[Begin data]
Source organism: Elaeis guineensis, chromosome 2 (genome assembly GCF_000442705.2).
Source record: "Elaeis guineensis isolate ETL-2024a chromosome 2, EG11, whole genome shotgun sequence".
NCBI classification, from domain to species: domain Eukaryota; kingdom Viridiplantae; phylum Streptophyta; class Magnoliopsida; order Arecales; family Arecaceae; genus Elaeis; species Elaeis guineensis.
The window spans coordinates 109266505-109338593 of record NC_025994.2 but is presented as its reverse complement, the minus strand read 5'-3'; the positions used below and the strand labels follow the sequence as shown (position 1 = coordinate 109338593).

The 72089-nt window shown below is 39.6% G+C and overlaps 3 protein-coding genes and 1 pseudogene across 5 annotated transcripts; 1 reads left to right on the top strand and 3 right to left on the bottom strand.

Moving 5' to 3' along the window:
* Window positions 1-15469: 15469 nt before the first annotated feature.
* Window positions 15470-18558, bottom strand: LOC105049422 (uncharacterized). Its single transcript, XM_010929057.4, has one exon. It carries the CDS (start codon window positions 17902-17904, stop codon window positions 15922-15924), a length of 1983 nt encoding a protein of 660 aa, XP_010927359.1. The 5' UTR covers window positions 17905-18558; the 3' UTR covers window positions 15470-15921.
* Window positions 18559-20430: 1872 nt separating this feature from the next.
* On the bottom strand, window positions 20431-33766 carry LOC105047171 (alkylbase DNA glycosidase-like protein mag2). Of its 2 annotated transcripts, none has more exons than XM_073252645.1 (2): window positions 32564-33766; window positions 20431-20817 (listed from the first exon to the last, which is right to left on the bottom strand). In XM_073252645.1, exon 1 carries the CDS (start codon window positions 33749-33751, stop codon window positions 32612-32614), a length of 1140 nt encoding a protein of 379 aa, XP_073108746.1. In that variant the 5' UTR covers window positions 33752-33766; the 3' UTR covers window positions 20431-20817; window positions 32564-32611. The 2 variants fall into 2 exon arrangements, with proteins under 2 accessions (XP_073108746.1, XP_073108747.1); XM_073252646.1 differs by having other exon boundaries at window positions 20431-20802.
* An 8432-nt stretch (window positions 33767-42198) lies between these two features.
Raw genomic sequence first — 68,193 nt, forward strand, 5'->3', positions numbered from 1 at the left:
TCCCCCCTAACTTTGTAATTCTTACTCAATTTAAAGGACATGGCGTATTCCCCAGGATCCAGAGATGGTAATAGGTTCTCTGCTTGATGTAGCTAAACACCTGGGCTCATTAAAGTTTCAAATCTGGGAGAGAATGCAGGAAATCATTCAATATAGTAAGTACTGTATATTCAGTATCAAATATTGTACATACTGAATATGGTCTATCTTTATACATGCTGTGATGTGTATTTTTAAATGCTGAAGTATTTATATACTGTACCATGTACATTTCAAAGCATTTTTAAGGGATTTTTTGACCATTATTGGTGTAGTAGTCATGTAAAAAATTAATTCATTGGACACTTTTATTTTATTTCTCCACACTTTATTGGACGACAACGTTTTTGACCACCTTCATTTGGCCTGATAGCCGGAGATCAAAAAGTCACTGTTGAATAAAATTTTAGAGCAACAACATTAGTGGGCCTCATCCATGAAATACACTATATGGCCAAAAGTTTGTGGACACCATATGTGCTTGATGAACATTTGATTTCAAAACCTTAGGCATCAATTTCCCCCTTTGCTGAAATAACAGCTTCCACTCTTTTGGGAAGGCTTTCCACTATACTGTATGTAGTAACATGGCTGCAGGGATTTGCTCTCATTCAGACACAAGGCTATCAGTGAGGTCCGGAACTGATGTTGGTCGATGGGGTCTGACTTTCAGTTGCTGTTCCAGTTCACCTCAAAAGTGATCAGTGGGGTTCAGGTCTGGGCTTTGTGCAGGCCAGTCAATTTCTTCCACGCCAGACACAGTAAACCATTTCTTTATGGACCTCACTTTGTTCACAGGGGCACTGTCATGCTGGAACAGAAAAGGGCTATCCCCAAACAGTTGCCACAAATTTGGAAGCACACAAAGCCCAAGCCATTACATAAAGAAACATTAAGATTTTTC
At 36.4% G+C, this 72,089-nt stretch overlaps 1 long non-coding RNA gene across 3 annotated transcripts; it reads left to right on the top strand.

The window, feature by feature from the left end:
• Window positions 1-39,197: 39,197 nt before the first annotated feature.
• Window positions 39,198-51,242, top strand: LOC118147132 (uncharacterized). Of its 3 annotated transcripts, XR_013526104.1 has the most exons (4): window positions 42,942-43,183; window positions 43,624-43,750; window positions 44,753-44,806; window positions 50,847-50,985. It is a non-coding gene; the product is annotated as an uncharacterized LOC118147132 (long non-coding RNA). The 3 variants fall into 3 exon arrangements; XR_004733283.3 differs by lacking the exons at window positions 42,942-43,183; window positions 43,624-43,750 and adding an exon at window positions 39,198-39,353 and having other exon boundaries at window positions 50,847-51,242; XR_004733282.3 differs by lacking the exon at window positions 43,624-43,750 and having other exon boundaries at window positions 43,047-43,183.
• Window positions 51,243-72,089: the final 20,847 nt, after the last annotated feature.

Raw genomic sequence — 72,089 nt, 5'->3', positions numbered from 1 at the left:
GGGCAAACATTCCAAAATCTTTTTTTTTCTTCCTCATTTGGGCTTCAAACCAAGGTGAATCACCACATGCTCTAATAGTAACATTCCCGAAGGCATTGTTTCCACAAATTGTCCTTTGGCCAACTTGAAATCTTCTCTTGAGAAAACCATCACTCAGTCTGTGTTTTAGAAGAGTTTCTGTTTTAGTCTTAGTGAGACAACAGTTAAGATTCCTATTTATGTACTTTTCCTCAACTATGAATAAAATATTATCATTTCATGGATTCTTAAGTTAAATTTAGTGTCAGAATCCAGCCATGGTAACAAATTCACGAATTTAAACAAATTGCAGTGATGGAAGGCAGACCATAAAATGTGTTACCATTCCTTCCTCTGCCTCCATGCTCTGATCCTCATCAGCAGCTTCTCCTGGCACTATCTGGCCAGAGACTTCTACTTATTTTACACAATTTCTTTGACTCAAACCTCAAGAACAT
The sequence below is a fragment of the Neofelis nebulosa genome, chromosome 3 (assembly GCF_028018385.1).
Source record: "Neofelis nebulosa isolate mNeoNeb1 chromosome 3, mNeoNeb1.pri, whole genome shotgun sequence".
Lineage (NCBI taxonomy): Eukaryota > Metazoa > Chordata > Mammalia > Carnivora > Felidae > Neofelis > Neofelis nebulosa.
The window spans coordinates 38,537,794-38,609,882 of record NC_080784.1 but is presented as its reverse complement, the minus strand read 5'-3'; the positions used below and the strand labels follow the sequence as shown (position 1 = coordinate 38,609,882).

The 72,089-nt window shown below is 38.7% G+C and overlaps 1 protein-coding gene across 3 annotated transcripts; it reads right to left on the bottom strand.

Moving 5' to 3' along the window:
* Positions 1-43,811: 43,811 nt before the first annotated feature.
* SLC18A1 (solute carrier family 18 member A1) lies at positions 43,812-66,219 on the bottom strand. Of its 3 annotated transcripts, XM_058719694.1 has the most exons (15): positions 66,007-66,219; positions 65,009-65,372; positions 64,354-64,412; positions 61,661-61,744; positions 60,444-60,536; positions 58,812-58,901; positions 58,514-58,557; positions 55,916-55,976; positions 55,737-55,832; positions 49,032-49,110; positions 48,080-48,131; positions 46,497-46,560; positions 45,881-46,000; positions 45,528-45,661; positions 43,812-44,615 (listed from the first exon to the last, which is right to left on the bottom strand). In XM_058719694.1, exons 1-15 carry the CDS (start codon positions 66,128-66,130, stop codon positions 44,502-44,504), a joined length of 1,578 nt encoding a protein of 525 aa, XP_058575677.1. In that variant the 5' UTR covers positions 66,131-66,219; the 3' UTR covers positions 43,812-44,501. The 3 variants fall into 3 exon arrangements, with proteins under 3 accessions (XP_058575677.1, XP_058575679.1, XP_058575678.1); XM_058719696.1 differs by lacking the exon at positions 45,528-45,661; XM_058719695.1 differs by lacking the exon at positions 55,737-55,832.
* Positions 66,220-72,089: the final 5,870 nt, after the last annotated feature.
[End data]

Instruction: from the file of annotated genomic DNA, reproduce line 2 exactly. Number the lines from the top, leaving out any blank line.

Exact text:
Source record: "Elaeis guineensis isolate ETL-2024a chromosome 2, EG11, whole genome shotgun sequence".